So how much fluid does the average, healthy adult living in a temperate climate need? The National Academies of Sciences, Engineering, and Medicine determined that an adequate daily fluid intake is:

About 15.5 cups (3.7 liters) of fluids for men
About 11.5 cups (2.7 liters) of fluids a day for women
These recommendations cover fluids from water, other beverages and food. About 20 percent of daily fluid intake usually comes from food and the rest from drinks.
What about the advice to drink 8 glasses a day?

You’ve probably heard the advice, “Drink eight 8-ounce glasses of water a day.” That’s easy to remember, and it’s a reasonable goal.
Most healthy people can stay hydrated by drinking water and other fluids whenever they feel thirsty. For some people, fewer than eight glasses a day might be enough. But other people might need more.

Factors that influence water needs

You might need to modify your total fluid intake based on several factors:
Exercise. If you do any activity that makes you sweat, you need to drink extra water to cover the fluid loss. It’s important to drink water before, during and after a workout. If exercise is intense and lasts more than an hour, a sports drink can replace minerals in your blood (electrolytes) lost through sweat.
Environment. Hot or humid weather can make you sweat and requires additional fluid intake. Dehydration also can occur at high altitudes.
Overall health. Your body loses fluids when you have a fever, vomiting or diarrhea. Drink more water or follow a doctor’s recommendation to drink oral rehydration solutions. Other conditions that might require increased fluid intake include bladder infections and urinary tract stones.
Pregnancy or breast-feeding. Women who are pregnant or breast-feeding need additional fluids to stay hydrated. The Office on Women’s Health recommends that pregnant women drink about 10 cups (2.4 liters) of fluids daily and women who breast-feed consume about 13 cups (3.1 liters) of fluids a day.

www.Mayoclinic.org

Thanks for taking the time to read my blog,

Catherine Bares


 

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Did you Know: #Magnesium & #VitaminD

Magnesium Boosts Vitamin D

Do you believe you are getting enough vitamin D in your daily nutrition? Did you know if your diet lacks magnesium, you won’t get the full benefit of vitamin D?

Before you start buying supplements, see a physician and ask for a vitamin panel, blood work report. I have had many fitness clients over the years that suffered unusual symptoms during regular exercise. Most symptoms were directly contributed to the lack of certain vitamins and minerals. Always get the facts before self medicating to avoid toxic overloads which can result in other health concerns.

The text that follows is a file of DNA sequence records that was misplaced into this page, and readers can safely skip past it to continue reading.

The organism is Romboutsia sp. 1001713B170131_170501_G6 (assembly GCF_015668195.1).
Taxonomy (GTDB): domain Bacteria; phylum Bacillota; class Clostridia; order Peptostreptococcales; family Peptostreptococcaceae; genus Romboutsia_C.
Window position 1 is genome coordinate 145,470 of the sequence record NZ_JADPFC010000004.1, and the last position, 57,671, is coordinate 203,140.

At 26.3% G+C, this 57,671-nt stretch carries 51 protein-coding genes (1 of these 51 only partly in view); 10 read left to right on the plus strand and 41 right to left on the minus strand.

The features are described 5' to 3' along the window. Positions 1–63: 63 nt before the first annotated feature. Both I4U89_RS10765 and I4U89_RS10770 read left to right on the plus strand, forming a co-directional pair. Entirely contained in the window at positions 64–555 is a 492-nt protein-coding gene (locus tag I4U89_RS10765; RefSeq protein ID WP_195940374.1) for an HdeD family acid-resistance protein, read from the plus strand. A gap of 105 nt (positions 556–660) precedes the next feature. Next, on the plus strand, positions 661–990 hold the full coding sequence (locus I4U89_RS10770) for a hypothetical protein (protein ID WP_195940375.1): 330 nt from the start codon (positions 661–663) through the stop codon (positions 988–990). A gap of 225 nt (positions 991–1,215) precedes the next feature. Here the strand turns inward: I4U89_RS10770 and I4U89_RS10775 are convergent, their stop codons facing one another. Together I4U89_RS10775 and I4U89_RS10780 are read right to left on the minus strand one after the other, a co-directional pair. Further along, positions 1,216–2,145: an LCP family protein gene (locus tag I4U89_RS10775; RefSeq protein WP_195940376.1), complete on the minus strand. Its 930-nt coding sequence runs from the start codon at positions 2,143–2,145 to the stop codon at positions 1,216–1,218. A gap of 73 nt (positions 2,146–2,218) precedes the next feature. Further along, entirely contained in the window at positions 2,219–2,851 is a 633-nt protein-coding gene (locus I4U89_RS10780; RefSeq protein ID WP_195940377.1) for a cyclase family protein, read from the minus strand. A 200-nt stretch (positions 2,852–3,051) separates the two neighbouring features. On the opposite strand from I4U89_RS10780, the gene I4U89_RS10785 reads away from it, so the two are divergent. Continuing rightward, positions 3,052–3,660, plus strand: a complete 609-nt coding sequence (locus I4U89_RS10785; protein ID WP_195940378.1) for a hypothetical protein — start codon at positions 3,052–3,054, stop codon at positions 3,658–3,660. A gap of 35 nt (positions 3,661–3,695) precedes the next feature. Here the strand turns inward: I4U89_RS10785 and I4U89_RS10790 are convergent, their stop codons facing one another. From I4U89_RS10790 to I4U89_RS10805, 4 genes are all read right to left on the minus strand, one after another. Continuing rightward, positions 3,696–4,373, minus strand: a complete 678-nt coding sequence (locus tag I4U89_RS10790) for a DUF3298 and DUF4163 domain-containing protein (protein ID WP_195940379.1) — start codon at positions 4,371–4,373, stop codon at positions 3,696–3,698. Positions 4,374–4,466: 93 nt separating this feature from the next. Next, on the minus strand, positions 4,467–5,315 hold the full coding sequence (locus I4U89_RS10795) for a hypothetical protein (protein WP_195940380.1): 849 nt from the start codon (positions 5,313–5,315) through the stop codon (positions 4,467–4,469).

According to Webmd.com

If you shun the sun, suffer from milk allergies, or adhere to a strict vegan diet, you may be at risk for vitamin D deficiency. Known as the sunshine vitamin, vitamin D is produced by the body in response to skin being exposed to sunlight. It also occurs naturally in a few foods–including some fish, fish liver oils, and egg yolks–and in fortified dairy and grain products

Webmd
for full article click here.

Study Published in the Journal of the American Osteopathic Association

The study found that vitamin D is not properly metabolized when magnesium levels are low.

Abstract

Nutrients usually act in a coordinated manner in the body. Intestinal absorption and subsequent metabolism of a particular nutrient, to a certain extent, is dependent on the availability of other nutrients. Magnesium and vitamin D are 2 essential nutrients that are necessary for the physiologic functions of various organs. Magnesium assists in the activation of vitamin D, which helps regulate calcium and phosphate homeostasis to influence the growth and maintenance of bones. All of the enzymes that metabolize vitamin D seem to require magnesium, which acts as a cofactor in the enzymatic reactions in the liver and kidneys. Deficiency in either of these nutrients is reported to be associated with various disorders, such as skeletal deformities, cardiovascular diseases, and metabolic syndrome. …

The Journal of the American Osteopathic Association
for full study and report, click here.

Again, please have proper blood work performed and evaluated before starting any supplement program. If you have high potassium concerns, taking magnesium can result in elevated potassium levels.

Foods high in magnesium

  • legumes
  • whole grains
  • nuts
  • seeds
  • leafy greens
  • dark chocolate

Catherine Bares


 

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Do you #overthink situations and perhaps miss the #obvious?

Perfect example on how to overthink and miss the obvious.

One of my dear clients shared this story with me that proved to be a great example of overthinking, which, in turn, causes missing the obvious at hand. Thank you Ken!